The Ann Craft Trust Wellbeing in the Workplace Survey

The Ann Craft Trust Wellbeing in the Workplace Survey

The 2023 Safeguarding Adults Week focused on how looking after our own wellbeing can empower us to safeguard others.

As part of this, we ran a survey to investigate the current state of wellbeing in the workplace. We wanted to know what sort of wellbeing provisions are in place for those who work in safeguarding and other care roles. And we also wanted to know how people felt about these provisions, and whether or not they were proving effective.

The survey results paint a pretty positive picture. It seems the majority of organisations do indeed provide adequate wellbeing provisions, and that staff are largely happy with the support that’s on offer. Also, it’s pleasing to see that the majority of staff would feel comfortable in discussing any issues with a manager, and that the majority feel confident that their manager would then take appropriate action.

Would You Feel Comfortable Discussing Mental Health Issues With Your Manager?

In Safeguarding Adults Week we also happened to launch our new strategy for 2023 and beyond. And our guiding vision is to stop the abuse of all adults through raising awareness, building understanding, and working together.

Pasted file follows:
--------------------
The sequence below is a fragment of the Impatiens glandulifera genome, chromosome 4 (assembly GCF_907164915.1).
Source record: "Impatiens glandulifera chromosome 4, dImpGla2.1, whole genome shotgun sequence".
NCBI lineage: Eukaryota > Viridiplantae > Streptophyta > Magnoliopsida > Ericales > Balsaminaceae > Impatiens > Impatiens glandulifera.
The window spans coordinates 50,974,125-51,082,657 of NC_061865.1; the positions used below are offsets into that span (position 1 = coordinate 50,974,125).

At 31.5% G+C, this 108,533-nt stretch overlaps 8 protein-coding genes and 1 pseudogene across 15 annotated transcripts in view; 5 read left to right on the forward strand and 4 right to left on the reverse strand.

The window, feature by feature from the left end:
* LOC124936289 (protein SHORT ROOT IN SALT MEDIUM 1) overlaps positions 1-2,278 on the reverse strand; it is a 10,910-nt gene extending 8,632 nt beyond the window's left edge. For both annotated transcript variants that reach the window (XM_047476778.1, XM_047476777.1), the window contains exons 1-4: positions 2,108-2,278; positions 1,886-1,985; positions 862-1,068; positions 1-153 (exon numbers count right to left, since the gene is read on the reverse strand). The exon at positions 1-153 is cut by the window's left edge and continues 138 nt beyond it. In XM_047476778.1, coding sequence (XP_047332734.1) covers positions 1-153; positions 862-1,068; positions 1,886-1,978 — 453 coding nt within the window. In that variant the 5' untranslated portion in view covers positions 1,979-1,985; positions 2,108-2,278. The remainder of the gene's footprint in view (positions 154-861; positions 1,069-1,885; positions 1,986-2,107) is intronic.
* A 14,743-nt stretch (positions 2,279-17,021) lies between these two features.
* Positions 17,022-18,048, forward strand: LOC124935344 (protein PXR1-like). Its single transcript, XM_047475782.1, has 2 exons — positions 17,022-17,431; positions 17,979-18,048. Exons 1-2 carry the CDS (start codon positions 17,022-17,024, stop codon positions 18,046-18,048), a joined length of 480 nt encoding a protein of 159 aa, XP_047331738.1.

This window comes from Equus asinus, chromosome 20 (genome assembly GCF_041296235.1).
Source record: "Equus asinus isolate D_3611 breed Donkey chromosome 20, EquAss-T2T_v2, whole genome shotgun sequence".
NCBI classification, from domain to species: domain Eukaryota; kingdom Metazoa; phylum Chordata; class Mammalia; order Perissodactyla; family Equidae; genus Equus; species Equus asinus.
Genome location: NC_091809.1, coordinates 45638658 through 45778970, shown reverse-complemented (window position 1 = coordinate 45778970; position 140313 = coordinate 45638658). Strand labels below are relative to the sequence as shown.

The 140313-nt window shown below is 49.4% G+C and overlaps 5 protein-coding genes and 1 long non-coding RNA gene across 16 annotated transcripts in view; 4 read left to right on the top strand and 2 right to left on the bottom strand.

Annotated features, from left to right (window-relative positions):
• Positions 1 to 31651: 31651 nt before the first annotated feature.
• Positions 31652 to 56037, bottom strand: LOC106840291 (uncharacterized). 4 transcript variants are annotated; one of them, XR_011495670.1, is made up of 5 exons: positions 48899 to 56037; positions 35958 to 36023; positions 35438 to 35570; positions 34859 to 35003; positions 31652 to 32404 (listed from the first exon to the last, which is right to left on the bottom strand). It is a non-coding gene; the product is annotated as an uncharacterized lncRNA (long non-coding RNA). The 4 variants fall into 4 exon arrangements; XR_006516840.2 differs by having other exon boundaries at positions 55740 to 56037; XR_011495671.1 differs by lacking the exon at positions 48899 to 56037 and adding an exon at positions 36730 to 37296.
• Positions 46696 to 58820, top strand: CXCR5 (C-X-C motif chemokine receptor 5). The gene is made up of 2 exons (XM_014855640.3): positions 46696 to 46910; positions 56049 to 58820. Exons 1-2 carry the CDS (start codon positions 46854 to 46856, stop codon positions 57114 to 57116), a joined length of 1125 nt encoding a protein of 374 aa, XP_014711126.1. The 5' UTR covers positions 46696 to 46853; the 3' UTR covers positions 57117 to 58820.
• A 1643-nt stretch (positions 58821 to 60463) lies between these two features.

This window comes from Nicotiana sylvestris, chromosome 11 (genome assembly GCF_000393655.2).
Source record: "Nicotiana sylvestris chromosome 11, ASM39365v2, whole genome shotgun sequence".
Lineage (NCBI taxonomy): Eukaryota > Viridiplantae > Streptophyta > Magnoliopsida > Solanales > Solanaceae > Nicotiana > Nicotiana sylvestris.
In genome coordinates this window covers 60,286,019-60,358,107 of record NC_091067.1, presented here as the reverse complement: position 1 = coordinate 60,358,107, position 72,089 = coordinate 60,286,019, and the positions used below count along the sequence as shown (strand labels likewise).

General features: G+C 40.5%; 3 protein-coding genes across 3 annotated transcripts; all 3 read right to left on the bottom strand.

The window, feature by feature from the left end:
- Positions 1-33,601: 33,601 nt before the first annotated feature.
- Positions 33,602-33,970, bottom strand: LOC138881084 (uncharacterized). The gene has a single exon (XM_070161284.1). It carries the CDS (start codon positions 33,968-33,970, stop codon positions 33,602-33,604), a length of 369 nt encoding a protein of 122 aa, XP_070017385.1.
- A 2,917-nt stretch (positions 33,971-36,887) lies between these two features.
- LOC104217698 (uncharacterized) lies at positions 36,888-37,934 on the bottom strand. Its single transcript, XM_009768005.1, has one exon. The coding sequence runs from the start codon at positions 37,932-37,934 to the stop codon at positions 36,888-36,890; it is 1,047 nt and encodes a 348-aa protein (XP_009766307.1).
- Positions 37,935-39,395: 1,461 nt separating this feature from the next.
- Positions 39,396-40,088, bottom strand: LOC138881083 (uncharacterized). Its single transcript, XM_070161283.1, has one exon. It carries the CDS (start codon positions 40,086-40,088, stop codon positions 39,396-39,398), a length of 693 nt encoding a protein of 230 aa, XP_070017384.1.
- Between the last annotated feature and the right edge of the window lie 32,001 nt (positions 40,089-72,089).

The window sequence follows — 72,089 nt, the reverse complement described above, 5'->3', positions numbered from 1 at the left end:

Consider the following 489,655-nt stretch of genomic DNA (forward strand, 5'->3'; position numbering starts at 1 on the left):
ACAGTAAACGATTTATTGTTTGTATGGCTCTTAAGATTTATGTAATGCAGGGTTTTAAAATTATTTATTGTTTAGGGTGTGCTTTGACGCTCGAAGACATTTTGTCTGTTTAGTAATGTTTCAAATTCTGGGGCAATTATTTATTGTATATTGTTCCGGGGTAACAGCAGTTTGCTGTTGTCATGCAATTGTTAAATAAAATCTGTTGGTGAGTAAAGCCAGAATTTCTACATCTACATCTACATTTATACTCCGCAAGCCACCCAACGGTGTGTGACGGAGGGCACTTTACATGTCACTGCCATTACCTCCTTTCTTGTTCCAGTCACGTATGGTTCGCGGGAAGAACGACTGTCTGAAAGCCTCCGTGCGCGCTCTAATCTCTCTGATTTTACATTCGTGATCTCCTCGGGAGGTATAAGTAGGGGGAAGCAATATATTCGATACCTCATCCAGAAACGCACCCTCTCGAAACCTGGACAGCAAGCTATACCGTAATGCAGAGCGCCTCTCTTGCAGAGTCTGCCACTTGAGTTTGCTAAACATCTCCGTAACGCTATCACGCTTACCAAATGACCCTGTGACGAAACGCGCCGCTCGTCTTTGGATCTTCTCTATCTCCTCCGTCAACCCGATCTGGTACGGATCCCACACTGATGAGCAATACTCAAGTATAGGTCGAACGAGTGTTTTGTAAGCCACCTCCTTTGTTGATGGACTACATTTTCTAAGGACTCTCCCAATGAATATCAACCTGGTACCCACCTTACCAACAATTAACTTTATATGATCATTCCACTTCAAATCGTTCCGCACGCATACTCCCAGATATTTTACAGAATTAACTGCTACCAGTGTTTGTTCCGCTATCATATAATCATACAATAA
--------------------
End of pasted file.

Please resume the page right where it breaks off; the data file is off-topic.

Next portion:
With this in mind, it’s discouraging to see that over a quarter of respondents do not feel satisfied with the wellbeing provisions in their workplace. Worse, nearly 30% of respondents would not feel comfortable discussing their wellbeing needs with their managers.

It’s also discouraging to see the negative impact that safeguarding and support work seems to have on people. Up to 80% of participants reported how experiencing significant negative side effects as a result of their work. Of course, we all struggle with our work from time to time. But we must take care to ensure that our struggles don’t become so severe that they fall into the category of secondary or vicarious trauma.

Secondary and Vicarious Trauma

As we explored during our 2023 Safeguarding Conference, the symptoms of secondary trauma can be highly similar to the symptoms of experiencing trauma first hand. This is a risk that all of us who work in safeguarding must be aware of, which is why it’s crucial that organisations provide suitable support services.

Our report features lots of suggestions for the sort of wellbeing support that managers could provide. But the most important thing a manager could do would be to work towards creating a welcoming and supportive culture. Staff should learn to spot the signs that they’re struggling, and they should feel comfortable in discussing their concerns with their manager. And also, they should feel confident that if they do ever reach out for help, their manager will take appropriate action.

One of the key goals in our new strategy is to help organisations work towards best practice in safeguarding adults. If you’d like to discuss how we might help you work towards creating a safer culture for both your staff and for the people you support, please don’t hesitate to get in touch with us.

View the survey responses in full here. Please note that, in the interests of data privacy, we have omitted some responses from the report.